The late spring and early summer months present many natural wonders to the people of the Kenai Peninsula. We're fortunate to have moose with calves running through our neighborhoods. Just last weekend I saw a couple of caribou taking a break near the forestry building in Soldotna.
Less obvious creatures such as those amazing wood frogs have now emerged from their frozen state, and along with the various species of migratory birds, the air is now filled with the unique sounds of summer. Our rivers and streams fill with fish activity. Newly hatched salmon and trout migrate to and from the banks of the Kenai River and up the scores of small streams. These small streams provide slow-moving water with lots of food, resulting in ideal rearing habitat for the youngest generation.
The 1- and 2-year-old fish will use the lower river and tidal areas to become acquainted with salt water as they prepare to head out to sea for the next several years. And the 4- and 5-year-old salmon are on the last leg of a truly amazing cycle, coming back from the ocean to spawn in our fresh waters and start the cycle anew.
Summer also brings some not-so-natural wonders, such as wondering how long that road project will really take. Wondering where all those visitors come from and if they really enjoy extended stays on asphalt parking lots. At the moment, I'm wondering if we'll have one more weekend of great weather for the Kenai River Festival.
More important than the weather is wondering how to convey the reasons for having a Kenai River Festival. The festival is held for three reasons: celebration, education and inspiration. Live music, dancing and arts and crafts for the kids are all part of the celebration, and it's a blast! Also important to me is our celebration of all the good measures that have been taken to help maintain our rivers, and by doing so, our economic diversity and quality of life. Many individuals, businesses, public officials, agencies and nonprofit groups are to be commended for their efforts. You'll see many of these folks at the festival. One of many such examples of positive measures was last year's decision by the Kenai Peninsula Borough Assembly to provide the same level of bank protection the Kenai River has had for six years to 24 additional salmon streams. This was a good decision because any river will only be as healthy as the tiny streams that feed into it and all of our streams are important.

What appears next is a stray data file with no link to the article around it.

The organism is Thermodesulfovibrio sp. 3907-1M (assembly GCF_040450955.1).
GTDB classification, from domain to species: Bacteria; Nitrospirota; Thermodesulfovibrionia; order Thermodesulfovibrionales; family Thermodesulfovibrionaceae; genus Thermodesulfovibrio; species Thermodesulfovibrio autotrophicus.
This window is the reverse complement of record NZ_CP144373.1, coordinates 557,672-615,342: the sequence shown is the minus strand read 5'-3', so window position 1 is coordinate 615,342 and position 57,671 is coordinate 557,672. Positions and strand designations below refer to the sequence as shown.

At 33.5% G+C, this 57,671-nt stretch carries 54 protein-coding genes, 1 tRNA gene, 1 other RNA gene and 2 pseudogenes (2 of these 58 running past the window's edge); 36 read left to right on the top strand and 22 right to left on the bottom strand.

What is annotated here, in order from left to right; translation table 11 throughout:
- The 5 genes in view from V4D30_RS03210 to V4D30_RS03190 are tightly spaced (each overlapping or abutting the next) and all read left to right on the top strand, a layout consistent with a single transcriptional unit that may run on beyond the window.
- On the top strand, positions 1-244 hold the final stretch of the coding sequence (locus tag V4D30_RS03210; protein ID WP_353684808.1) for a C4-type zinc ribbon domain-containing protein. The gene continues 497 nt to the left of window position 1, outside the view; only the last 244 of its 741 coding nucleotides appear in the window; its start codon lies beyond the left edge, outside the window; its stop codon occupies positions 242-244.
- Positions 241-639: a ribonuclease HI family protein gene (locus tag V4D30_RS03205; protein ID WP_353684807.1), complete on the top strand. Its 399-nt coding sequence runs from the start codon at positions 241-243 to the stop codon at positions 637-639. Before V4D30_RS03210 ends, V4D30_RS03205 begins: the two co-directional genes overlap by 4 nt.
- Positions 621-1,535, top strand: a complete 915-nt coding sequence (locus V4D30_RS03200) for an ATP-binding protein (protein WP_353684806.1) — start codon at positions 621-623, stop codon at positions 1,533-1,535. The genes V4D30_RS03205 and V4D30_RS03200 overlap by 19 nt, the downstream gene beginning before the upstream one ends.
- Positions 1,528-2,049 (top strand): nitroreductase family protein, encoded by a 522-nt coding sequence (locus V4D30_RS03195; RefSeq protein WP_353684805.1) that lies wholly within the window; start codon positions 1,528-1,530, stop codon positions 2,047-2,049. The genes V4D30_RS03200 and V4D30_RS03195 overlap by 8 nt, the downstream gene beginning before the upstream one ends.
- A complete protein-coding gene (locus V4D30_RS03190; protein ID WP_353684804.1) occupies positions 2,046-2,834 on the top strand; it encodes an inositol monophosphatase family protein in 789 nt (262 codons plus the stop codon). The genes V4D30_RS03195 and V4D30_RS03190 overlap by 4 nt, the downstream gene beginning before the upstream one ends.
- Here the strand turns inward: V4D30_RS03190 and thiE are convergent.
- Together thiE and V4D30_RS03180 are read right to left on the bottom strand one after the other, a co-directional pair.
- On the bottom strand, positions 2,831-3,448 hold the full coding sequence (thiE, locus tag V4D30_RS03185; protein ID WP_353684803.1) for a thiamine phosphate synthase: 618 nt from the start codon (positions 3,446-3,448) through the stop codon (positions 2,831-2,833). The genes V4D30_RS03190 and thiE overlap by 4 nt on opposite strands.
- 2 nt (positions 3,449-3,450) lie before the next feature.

We should celebrate the 50-foot stream protection ordinance that was passed unanimously by our assembly, and the fact that more consideration is being given to ensure our streams don't wind up like those in the lower 48. This type of community awareness is cause for celebration.
While we are celebrating at the festival, we are also learning -- learning that there is more to understand. For example, many of the small culverts under our roads are in need of maintenance because they prevent juvenile salmon from swimming up many small creeks that would provide access to acres of rearing habitat. Another example is the awareness that our water quality is very high in some areas, but less than perfect in other areas. Impacts to aquatic insects living in the Kenai River have been documented, and our knowledge of water quality is not as complete as it should be. We need to gather the information required for thorough assessments of the waters and then help people reduce the introduction of contaminates into our waters. I know of no one who wants to pollute our streams, so it is in our best interest to help identify potential pollution problems and work together on solutions. There are many gaps in our scientific knowledge. Few people agree on what the biggest gaps are, but clearly there is a need for better understanding.
Finally, the Kenai River Festival is about inspiration. When we celebrate what we have, and learn about our challenges, we will be inspired to get involved. I don't limit that to just being involved on river issues, but expand it to include community issues.
As the executive director of the Kenai Watershed Forum, a private nonprofit organization, I'm proud of the role we have played to involve citizens and volunteers over the past five years. However, we are by no means alone.
There are many other ways to be involved in the community. Many groups, schools and individuals offer opportunities for people to help maintain our quality of life. The existence of so many opportunities and activities related to our waters is a clear indicator of their importance to the economy and quality of life in the central peninsula.
When individuals get involved in any community group they are almost always better able to recognize the ties between the environment, the economy and our social and physical health. As more people participate in community activities and organizations, we have a better chance of improving the quality of life on the Kenai Peninsula.
I hope to see you at the Kenai River Festival this weekend. We'll provide the equal parts of celebration, education and inspiration; you can take what you want or need. There are no admission fees or charges for any of the activities, which include lots of music, arts and crafts, kids' activities and some excellent barbecue salmon. Stop by to say "hello," thank the 60 some odd folks who are volunteering, take note of the financial sponsors, ask lots of questions ... and have fun!
Robert Ruffner is the executive director of the Kenai Watershed Forum.
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